Interview With A Forest Of Stars

Some time ago Alternative Matter’s very own Mat Davies was quite amazed by the latest A Forest Of Stars record, entitled Opportunistic Thieves Of Spring. Reason enough to have a friendly chat with these lads. On behalf of the band The Gentleman (TG) and Curse (C) answered some questions on their new album, their passion for the Victorian Age and their favorite beverages…

First off, thanks for taking the time to talk to Alternative Matter and many congratulations on the record- it’s a beguiling and thoroughly captivating piece. How has the response from fans and critics been?

TG: A tip of the hat to you sir, and thank you for the most flattering comments! The response on the whole has been rather more than positive, which is frankly astonishing. There’s not much more I can say really, without sounding like an absolute pompous arse, so I’ll stop there if you don’t mind?

C: Indeed, we have been fortunate to receive a fair amount of positive comment on this record. Also some not so positive, which is always enjoyable to read.

What were you trying to achieve with this record? How happy are you that you’ve achieved what you set out to?

TG: I think I’ve said elsewhere that musically, we were trying to marry the idea of the vastness of the cosmos – that feeling of being so tiny and insignificant in the grand scheme of the universe – to be awe of that magnitude, and cast adrift within it, wandering forever endlessly, and sort of fuse that with the complete opposite; that cold, suffocating feeling of being in a very tight space, cloying, dense, full of unsettling atmosphere, dirty-filthy, unpleasant. Essentially two complete extreme opposites. And of course, we came nowhere near to achieving that – we’d be stupid to think otherwise – but still very happy with what we came up with by way of a compromise, albeit one that fell substantially short of what we desired. But then, we are listless fools.

Your website and much of the band’s vision is a cornucopia of late Victoriana- what is it about the late Victorian period that resonates with you?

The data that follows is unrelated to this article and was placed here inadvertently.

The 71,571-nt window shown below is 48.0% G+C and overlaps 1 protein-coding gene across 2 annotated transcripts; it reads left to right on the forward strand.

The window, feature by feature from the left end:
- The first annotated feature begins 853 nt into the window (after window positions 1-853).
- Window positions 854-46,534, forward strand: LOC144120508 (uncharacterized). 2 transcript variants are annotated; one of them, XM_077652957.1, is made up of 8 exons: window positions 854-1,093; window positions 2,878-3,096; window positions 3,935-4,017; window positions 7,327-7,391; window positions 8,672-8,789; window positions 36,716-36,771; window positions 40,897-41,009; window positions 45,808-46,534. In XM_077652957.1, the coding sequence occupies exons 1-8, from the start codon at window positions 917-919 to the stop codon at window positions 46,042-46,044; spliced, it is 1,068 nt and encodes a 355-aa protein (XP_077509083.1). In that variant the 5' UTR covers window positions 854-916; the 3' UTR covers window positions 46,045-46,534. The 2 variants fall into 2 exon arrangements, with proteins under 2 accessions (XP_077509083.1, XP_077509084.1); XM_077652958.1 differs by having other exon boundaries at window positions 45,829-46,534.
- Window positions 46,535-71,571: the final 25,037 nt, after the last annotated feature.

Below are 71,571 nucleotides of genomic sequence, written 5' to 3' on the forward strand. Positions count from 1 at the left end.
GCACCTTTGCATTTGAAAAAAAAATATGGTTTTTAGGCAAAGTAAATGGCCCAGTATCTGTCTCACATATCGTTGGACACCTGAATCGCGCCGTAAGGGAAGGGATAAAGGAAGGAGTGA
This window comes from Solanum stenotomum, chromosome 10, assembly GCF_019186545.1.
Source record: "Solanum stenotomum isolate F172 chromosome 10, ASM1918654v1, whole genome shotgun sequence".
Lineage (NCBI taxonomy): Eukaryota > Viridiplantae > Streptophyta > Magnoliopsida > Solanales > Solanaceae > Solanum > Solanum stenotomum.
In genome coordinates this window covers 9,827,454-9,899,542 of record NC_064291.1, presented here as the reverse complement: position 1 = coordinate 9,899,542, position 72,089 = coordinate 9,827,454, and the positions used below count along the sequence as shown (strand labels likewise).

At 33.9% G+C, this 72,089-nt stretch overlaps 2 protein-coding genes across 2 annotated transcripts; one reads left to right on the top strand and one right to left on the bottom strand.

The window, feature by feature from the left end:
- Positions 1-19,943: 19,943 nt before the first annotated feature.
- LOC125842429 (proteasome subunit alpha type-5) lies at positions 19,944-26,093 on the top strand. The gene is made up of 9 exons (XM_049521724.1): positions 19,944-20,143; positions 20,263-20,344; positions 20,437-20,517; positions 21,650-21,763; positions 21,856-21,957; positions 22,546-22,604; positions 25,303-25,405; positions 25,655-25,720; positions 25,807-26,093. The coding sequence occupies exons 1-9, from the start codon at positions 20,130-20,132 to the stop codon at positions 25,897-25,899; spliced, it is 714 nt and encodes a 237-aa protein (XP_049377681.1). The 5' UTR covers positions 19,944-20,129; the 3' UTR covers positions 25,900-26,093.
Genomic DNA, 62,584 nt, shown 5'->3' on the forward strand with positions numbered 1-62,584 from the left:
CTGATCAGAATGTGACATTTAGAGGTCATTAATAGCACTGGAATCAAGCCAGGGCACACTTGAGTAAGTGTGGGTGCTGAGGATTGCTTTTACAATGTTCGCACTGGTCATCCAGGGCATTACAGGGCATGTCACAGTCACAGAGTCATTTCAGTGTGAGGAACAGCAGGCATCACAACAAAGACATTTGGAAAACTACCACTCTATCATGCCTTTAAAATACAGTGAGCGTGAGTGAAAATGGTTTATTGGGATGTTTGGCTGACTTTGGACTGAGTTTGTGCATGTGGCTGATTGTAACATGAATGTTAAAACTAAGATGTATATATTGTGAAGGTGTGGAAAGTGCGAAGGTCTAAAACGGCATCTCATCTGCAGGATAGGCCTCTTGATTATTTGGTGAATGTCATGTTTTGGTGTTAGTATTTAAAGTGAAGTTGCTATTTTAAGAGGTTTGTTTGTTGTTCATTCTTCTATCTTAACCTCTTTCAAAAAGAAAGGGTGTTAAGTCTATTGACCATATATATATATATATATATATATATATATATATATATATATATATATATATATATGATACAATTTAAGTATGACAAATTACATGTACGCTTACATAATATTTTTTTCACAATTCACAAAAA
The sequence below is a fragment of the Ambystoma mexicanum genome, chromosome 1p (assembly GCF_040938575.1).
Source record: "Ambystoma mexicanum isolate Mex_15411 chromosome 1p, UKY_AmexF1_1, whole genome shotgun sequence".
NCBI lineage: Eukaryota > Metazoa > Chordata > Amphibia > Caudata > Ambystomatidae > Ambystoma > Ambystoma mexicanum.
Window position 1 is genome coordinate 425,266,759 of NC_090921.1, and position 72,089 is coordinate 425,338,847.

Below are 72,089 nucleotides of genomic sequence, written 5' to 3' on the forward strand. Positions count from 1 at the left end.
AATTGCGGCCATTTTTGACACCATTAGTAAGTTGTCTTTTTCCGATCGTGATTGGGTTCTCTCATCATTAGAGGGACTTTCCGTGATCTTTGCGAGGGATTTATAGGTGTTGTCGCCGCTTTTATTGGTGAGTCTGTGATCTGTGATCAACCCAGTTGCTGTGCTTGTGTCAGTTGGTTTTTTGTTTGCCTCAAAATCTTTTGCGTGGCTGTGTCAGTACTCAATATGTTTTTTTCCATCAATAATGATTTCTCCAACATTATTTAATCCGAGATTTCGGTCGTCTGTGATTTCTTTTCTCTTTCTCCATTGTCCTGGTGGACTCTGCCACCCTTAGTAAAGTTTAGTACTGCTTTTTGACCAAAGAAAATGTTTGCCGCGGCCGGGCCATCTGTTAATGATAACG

TG: Well, let me be brief, lest we should be here all day as I ramble on and on and on and… The thing is, it’s not one particular trait, or incident, or person, or event, or year that it can be pinned down to, it is the sum of the whole – the national consciousness, the spirit of the time more than anything. In particular, the sense of adventure and fair play that sat without apparent contradiction next to unspeakable suffering, oppression and ignorance. So you had a fantastic leap forward in terms of science and understanding, literary ideas, social reform, politics and socialism, but equally you had the majority of the country living in abject poverty and squaller, swept neatly under the carpet. They didn’t talk about it, despite it being there on their literal doorsteps everyday of their lives. It’s just so odd. You had a nation that firmly believed it was the greatest and knew best, and would happily go about the world, gobbling up other countries and annexing them for “their own good” – they actually believed (at least, on the surface) what they were doing was completely justified and helping to make the world a better place. And they’d rid themselves of as many “savages” as it took until the subjugated nation got the message and settled down. Of course, they’d never be viewed as equals by their conquerors, but they’d be better off than they were, naturally, now their quaint little culture had been eradicated. But then you had Faraday, or Jules Verne, or Sir Robert Peel or the Pre-Raphaelite Brotherhood, or a million other fascinating souls, many of whom openly criticised the policies of the time; and more importantly, tried to enact change, to do something about it. I don’t know. I’ll spend my life reading, researching and learning about ‘37 – ‘01 and be no closer to understanding the attraction. It is a question without an answer. Excepting the one I just gave, obviously. Um…